My second research project is with Dr. Lavariega in which we are working on a book entitled “Voces” about the Latino experience and issues facing Latinos in the United States. So far we have sent a prospectus to a publisher and are currently in correspondence. I have been recruiting people to write for the book and we will then edit from there.
Reading all of the different essays makes me very proud to be Latina and shows how diverse our experiences and perspectives are. There is also so much history and so many real issues we face every day that are given an important spotlight in this collection of essays.
My research has taken me in an interesting and slightly different direction. A lot of my research examines the public policy that lead to the planned shrinkage and decay of New York in the 70s and 80s. I am thinking it might be worthwhile to alter my angle just a bit and focus on how policy can create either urban decay or urban renewal and eventual displacement. Through policing, rezoning, redlining, and social service cuts, lawmakers are able to manipulate demographic shifts and essentially entire neighborhoods.
The next component I need is to find more policing data on policies like Broken Windows and Stop & Frisk. It is a well known fact that minorities are disproportionately targeted through this policies but I am trying to find out exact numbers and percentages.
The next piece of my research I am very eager to begin are the interviews of displaced people from Williamsburg and Greenpoint and residents of Bushwick who are afraid they might be next. One of the most important aspects of this research for me and Dr. Salerno is putting a face to all the statistics and policies and facts. We really want people to have the opportunity to tell their own stories and show their perspectives.
I will be working on two research projects this year. The first being a project with Dr. Roger Salerno on the history of gentrification in New York City and its effects on people of color and the second being with Dr. Jessica Lavariega-Monforti in which we are attempting to publish a book called “Voces” filled with personal essays and interviews of Latinxs describing their political socialization and views on/experiences with immigration.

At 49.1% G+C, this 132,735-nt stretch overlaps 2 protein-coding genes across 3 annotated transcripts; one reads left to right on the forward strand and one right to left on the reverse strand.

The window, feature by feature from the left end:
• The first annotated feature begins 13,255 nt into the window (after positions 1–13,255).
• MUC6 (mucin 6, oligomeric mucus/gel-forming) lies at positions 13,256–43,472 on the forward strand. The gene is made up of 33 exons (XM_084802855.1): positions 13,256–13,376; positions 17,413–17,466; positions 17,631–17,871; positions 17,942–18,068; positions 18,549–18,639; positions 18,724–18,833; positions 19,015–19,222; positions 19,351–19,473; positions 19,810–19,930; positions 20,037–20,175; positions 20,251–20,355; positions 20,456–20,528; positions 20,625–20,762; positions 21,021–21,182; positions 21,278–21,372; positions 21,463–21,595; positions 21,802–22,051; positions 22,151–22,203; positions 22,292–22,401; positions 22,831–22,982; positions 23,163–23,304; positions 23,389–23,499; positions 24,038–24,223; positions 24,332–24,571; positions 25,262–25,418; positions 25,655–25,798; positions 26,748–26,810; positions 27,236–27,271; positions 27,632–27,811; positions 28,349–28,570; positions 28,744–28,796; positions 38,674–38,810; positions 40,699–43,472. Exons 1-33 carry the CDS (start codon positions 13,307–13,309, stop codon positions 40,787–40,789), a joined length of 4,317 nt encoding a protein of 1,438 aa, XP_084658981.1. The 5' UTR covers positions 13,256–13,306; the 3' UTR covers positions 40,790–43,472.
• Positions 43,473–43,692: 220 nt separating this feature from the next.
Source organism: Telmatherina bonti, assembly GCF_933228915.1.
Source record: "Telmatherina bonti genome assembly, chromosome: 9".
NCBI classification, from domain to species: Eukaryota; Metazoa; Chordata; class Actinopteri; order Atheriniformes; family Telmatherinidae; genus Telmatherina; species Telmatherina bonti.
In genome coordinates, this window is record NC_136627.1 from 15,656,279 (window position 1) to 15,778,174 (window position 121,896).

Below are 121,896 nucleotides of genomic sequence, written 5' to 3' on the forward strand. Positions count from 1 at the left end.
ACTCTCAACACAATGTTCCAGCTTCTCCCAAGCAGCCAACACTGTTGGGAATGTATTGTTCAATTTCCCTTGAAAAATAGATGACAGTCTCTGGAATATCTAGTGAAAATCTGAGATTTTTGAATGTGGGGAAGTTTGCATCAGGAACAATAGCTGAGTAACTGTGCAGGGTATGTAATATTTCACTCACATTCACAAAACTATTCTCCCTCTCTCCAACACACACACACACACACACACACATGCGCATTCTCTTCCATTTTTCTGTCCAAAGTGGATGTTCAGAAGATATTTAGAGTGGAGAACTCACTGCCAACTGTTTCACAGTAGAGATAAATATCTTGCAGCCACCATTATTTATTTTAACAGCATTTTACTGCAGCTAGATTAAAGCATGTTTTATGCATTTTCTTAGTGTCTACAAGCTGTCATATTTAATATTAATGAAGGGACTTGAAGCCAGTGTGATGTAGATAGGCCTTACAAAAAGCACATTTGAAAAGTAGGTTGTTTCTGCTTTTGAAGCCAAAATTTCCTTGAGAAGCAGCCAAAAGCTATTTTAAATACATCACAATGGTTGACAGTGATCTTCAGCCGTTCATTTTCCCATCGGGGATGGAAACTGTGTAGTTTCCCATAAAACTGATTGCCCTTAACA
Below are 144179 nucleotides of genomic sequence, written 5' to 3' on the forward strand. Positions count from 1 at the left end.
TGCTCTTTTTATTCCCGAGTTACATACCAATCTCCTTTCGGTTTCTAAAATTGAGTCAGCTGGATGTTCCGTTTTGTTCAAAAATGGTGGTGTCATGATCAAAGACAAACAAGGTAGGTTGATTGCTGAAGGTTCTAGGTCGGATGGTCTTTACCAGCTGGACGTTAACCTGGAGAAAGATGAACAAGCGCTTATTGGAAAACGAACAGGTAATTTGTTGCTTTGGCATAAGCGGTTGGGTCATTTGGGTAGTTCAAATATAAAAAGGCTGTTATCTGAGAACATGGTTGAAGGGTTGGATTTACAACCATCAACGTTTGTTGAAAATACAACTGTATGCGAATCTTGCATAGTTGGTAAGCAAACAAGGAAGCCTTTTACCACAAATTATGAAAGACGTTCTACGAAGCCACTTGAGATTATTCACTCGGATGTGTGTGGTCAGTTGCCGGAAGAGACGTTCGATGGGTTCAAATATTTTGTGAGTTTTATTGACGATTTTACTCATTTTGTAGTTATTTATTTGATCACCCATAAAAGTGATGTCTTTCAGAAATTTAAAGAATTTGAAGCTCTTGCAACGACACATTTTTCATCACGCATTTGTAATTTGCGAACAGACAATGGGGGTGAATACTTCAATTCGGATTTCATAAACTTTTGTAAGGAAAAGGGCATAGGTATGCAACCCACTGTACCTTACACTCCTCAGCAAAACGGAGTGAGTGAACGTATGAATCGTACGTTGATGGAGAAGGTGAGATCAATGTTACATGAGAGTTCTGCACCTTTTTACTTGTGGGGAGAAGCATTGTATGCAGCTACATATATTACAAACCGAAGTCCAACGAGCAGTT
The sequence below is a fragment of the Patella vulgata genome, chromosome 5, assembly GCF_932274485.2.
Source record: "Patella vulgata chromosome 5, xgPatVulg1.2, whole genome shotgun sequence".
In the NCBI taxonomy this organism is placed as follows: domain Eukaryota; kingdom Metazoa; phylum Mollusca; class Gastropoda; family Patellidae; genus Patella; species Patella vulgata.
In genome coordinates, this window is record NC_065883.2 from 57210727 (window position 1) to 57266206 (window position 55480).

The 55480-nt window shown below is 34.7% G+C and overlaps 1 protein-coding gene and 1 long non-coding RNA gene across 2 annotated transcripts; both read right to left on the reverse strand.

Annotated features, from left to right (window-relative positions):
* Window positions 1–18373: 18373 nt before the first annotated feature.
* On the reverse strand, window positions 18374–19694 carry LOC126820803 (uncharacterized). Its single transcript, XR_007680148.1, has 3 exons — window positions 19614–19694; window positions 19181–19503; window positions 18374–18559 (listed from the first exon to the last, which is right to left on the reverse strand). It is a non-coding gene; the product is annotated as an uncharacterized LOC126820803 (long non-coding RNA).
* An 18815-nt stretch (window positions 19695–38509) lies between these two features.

Gentrification is a serious issue that has become ever present in the outer-boroughs of New York City, especially within the last 20 years. Rather than invest in and help grow communities of color already living in New York, corporate interest and the government seem to be more concerned in pricing people out and attracting wealthy transplants into neighborhoods that have historically been low income and of color. Our hopes with our research is to create data on this phenomenon from a racial perspective because in almost every study of gentrification, race is conspicuously absent and we want to document their stories so that other people can hear them for years to come.
Latinxs are the fastest growing population in the United States, and yet we are one of the most understudied and underrepresented populations. Our goal is to take all of these stories and oral histories and create a book to shed light on the experiences of Latinxs both foreign and U.S. born and our experiences with immigration/our families. The book will also examine how that has contributed to our political views and political socialization. We hope to create dialogue about the issues Latinxs in this country face and as the name of the book suggests, give voices to the population that is projected to be 60 million by 2020.
For our study on gentrification, Dr. Salerno and I will be focusing on the borough of Brooklyn with a concentration on Bushwick. We will be examining maps, census data, demographic shifts of public schools, and conducting interviews with natives of Bushwick and those who have been forced to relocate because of gentrification. We will also be conducting a literature review of previous studies of gentrification and researching the ways in which city planners and corporate entities initiate these changes within neighborhoods.
Dr. Lavariega and I will be reviewing the pieces we already have and adding a few new pieces to reflect the current climate around immigration. We will then beg into categorize them to match similar themes. We will also be writing segues between chapters and providing additional information for readers to get a full understanding of the stories.